Reaching 47.1 percent under concentrated lighting, and 39.2 percent under sunlight , researchers in the United States have manufactured a six-junction solar cell that has broken the world record for the highest efficiency in converting solar energy to electricity.
To build the device, the National Renewable Energy Laboratory researchers relied on III-V materials , named for their position on the periodic table, that have a wide range of light-absorbing properties.
Next challenge: more than 50%
Each of the six junctions of the cell (the photoactive layers) is specially designed to capture light from a specific part of the solar spectrum .
The device contains approximately 140 total layers of various III-V materials to support the performance of these bonds, yet it is three times narrower than a human hair. According to Ryan France , study co-author:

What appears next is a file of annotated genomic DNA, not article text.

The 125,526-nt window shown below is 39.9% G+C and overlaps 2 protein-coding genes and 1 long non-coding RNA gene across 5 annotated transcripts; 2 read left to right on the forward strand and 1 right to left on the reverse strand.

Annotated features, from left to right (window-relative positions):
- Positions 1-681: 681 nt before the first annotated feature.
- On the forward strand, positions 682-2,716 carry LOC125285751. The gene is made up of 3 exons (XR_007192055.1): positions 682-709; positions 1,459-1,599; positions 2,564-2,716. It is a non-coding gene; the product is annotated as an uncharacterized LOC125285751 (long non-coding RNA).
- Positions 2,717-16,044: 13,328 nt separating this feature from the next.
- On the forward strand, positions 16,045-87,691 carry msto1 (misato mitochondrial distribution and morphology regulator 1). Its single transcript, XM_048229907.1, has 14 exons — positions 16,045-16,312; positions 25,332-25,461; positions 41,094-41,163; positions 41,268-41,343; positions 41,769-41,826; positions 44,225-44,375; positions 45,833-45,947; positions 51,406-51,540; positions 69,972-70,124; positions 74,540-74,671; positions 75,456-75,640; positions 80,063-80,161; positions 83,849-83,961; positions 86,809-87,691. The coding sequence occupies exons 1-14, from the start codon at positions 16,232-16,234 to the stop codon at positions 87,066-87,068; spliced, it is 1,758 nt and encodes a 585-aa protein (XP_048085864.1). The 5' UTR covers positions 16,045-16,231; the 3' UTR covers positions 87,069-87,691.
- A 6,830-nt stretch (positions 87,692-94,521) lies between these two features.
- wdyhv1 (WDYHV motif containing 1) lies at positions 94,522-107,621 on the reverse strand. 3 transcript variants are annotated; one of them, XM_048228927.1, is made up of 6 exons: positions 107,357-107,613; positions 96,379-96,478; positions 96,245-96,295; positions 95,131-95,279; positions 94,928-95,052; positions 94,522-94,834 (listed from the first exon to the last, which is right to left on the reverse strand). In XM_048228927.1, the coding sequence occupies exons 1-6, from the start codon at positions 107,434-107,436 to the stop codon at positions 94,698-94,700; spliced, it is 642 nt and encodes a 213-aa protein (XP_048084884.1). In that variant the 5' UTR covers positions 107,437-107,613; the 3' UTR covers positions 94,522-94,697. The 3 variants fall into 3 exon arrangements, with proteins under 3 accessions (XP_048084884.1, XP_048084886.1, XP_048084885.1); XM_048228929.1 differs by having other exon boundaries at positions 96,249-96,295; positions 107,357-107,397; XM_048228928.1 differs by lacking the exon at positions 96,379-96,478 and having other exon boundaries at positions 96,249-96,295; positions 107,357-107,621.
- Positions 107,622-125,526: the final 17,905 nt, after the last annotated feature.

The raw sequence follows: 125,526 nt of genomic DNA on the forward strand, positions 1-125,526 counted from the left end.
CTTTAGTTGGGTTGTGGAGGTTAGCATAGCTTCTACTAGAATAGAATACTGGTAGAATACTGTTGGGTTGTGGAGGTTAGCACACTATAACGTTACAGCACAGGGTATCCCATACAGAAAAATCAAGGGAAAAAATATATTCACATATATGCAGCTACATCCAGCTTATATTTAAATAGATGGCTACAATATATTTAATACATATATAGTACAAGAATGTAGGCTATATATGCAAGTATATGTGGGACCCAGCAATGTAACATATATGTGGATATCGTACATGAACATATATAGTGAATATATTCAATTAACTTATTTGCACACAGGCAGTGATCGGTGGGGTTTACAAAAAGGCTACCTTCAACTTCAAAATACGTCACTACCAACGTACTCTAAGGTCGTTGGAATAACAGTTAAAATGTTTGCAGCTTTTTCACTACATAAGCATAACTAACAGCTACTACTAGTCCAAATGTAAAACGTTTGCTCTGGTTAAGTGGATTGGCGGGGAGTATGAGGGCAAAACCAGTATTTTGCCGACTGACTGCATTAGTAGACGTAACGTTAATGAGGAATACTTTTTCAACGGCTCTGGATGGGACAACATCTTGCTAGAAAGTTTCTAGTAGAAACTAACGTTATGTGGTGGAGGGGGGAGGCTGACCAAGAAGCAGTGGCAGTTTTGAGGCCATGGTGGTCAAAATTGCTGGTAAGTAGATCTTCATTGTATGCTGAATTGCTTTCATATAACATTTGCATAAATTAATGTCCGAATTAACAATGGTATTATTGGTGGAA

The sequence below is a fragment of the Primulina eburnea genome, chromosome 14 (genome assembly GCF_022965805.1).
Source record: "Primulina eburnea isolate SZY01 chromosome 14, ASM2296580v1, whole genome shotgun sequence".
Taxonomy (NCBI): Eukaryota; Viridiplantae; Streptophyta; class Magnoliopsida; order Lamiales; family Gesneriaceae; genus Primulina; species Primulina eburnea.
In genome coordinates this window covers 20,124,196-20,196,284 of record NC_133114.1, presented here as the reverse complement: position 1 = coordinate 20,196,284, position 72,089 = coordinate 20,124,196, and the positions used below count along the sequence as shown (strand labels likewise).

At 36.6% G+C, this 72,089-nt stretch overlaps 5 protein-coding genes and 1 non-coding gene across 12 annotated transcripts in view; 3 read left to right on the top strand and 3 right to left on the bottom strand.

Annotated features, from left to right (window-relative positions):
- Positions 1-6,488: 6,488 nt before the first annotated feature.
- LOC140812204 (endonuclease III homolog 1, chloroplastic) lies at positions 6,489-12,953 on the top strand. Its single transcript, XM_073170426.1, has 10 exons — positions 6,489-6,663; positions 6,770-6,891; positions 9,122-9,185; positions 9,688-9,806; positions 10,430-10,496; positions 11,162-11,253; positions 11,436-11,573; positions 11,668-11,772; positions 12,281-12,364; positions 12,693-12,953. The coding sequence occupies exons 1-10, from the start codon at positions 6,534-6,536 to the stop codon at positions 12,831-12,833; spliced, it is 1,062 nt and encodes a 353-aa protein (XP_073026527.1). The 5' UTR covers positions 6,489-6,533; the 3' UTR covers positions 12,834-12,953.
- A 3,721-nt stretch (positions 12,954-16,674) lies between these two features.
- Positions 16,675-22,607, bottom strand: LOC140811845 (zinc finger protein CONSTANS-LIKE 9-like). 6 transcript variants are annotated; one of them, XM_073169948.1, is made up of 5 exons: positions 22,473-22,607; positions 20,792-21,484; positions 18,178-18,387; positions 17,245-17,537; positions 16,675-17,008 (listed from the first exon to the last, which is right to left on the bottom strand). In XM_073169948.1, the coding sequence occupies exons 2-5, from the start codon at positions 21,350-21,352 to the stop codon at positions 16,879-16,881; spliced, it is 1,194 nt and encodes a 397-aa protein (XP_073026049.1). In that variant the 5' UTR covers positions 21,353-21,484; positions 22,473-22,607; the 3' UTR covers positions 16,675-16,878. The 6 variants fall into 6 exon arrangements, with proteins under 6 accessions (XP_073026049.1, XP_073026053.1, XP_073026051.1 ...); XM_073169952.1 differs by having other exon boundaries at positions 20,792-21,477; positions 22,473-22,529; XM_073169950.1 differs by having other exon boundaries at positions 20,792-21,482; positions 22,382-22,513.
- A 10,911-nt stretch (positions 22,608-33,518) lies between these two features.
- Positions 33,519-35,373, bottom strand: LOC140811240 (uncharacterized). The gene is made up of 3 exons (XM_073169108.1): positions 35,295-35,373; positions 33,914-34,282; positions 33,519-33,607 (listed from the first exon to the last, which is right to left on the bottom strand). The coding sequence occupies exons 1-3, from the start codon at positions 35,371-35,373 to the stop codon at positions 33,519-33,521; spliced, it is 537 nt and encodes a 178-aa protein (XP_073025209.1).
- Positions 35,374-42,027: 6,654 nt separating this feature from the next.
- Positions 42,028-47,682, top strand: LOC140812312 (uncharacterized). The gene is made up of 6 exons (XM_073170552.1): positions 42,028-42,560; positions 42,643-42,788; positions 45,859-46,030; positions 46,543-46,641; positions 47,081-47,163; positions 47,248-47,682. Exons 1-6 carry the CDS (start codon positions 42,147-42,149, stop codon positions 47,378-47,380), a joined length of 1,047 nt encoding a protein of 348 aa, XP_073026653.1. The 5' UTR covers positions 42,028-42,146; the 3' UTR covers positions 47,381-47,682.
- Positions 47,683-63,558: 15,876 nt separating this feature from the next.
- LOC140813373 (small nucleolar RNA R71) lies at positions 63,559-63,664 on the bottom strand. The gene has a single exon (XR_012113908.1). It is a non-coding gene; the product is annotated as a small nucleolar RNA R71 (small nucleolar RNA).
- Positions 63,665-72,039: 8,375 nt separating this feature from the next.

One way to reduce the cost is to reduce the required area, and you can do this by using a mirror to capture the light and focus the light to a point. You can then get away with a hundredth or even a thousandth of the material, compared to a flat plate silicon cell. Much less semiconductor material is used when concentrating light. An additional advantage is that the efficiency increases as you concentrate the light.
Currently the main research obstacle to achieving 50% efficiency is reducing the resistive barriers within the cell that impede current flow. Reaching 100% efficiency seems impossible due to the fundamental limits imposed by thermodynamics .